To Mark Cuban, all this makes sense. Having a billion dollars—that famous "three-comma" net worth—gives a candidate a certain swagger. "Rich people just have a little more arrogance to think we know more than everyone else," Cuban wrote.
And just as John F. Kennedy had an instinctive grasp of the new media—television—that was coming to dominate his political era, Cuban thinks that the social media era will play to the strengths of a different group of candidates.
"There is no question the game has changed and Donald has a much stronger command of it than the rest of the candidates," Cuban wrote. "Most future voters will get their news from their Facebook, Snapchat, Cyber Dust, Instagram, Twitter feeds," Cuban said (Cyber Dust is his own messaging app). "They open their apps and see what's there. They don't go looking for depth and explanations."
"If you as a candidate can't find your way into those feeds, you basically don't exist," Cuban wrote.
But Cuban said he's mindful of the enormous stakes involved in running for president. "No matter how smart or arrogant you think you are, I can't imagine anything more difficult or more humbling than making life or death decisions," he wrote. "Whether it's someone like me, or a Trump, the first time someone dies because of a decision the president made, I think all that bluster goes out the window."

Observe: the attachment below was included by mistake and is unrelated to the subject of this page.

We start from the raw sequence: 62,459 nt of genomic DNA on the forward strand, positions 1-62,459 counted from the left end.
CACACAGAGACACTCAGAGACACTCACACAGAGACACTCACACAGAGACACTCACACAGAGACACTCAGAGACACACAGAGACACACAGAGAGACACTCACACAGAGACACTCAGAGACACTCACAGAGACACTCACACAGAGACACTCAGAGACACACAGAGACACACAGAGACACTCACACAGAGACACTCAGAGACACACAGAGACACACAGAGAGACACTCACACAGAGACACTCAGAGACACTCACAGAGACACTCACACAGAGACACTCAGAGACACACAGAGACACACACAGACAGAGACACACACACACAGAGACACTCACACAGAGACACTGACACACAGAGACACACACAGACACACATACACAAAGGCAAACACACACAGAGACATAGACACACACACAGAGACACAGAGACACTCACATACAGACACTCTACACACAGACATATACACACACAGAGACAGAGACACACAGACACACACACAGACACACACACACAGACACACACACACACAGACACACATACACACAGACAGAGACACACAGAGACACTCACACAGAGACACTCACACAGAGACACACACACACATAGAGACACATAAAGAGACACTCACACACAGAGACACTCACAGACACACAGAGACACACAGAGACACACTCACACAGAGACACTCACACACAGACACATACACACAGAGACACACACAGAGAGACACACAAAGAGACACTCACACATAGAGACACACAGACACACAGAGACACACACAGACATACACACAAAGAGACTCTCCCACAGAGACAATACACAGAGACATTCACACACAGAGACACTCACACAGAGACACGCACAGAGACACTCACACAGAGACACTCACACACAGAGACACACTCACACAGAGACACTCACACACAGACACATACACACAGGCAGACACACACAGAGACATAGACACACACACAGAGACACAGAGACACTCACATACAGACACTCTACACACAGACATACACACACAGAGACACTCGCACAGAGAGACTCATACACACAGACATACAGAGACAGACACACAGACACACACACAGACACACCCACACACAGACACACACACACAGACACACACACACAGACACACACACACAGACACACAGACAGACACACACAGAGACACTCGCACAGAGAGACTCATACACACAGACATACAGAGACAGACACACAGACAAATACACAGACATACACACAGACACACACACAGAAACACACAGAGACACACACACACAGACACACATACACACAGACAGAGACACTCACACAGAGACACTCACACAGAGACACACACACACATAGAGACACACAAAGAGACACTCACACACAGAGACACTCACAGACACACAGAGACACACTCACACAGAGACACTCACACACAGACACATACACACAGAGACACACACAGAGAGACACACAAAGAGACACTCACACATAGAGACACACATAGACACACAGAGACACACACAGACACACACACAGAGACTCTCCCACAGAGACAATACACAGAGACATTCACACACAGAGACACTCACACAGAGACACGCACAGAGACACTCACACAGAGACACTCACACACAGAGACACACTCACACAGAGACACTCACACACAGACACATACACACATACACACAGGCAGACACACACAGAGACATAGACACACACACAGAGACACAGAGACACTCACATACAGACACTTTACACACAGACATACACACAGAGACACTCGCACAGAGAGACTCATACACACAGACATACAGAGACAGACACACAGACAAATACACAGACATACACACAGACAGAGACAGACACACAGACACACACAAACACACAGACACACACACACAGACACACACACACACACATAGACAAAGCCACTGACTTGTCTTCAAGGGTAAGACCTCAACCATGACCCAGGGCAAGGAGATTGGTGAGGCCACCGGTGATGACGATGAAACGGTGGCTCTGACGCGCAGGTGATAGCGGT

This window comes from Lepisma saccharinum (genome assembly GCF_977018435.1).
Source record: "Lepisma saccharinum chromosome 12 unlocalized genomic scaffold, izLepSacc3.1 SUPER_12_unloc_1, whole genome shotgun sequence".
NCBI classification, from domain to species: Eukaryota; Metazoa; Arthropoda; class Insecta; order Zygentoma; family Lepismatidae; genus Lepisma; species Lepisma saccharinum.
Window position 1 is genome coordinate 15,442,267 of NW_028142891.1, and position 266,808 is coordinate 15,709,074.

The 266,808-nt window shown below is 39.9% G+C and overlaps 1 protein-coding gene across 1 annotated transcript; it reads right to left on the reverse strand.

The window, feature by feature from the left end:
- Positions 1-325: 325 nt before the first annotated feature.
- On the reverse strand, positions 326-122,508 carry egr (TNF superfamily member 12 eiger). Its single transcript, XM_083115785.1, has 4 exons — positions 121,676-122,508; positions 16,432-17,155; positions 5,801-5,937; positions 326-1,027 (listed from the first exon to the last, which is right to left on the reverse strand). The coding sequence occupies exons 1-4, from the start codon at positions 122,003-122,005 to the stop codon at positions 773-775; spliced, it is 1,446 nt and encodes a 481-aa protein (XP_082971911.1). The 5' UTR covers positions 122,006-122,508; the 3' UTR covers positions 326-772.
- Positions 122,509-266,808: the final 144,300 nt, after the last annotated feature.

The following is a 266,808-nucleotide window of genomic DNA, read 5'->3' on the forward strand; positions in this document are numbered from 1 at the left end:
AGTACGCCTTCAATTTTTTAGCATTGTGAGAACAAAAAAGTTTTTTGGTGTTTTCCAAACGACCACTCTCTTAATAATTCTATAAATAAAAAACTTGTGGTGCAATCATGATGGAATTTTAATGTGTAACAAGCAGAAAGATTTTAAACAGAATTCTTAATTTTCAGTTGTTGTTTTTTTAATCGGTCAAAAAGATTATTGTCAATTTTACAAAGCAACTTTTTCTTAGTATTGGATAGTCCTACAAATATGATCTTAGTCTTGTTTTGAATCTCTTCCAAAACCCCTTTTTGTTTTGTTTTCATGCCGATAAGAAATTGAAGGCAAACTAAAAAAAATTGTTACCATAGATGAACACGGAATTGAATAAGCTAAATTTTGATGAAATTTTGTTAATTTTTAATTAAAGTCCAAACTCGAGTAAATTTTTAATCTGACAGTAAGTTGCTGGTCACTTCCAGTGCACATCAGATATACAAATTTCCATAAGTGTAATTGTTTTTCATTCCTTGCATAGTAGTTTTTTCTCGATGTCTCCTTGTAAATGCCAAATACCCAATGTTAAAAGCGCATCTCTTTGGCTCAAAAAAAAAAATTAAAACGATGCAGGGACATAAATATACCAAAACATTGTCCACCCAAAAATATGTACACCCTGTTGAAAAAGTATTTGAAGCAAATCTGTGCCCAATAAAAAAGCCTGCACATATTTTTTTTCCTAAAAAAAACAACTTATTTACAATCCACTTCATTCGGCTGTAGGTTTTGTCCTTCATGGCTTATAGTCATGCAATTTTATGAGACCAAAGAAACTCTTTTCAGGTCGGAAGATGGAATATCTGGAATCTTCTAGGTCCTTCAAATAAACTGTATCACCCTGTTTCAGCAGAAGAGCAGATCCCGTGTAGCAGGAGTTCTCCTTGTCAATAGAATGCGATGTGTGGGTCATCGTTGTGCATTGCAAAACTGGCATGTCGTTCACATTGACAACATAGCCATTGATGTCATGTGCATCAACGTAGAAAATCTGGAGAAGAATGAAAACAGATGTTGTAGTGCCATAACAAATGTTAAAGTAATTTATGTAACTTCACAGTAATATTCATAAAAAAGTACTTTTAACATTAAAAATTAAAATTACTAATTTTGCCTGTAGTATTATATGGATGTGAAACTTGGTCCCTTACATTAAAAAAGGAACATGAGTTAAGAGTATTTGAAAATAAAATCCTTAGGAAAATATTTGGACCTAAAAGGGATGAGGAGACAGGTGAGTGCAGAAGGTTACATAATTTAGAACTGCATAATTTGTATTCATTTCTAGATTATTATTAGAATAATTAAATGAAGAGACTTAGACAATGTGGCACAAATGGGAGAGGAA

With that in mind, Cuban—who played a fictional president of the United States in "Sharknado 3"—has begun thinking through a campaign platform that skews toward the libertarian end of the political spectrum and focuses heavily on reforming the U.S. economy.
"The first thing I would do is define which social issues were not presidential and instead were personal," he wrote. "They have nothing to do with running the country. They are personal and family decisions."
Instead, Cuban said he'd focus on five top economic problems the country needs to solve.
Those include, he said, income inequality, college debt, overly complex taxes and cybersecurity. "How we deploy bytes and the superiority of our national hackers is far more important than bombs or bullets," he wrote. "You want to stop a bomb? Hack it."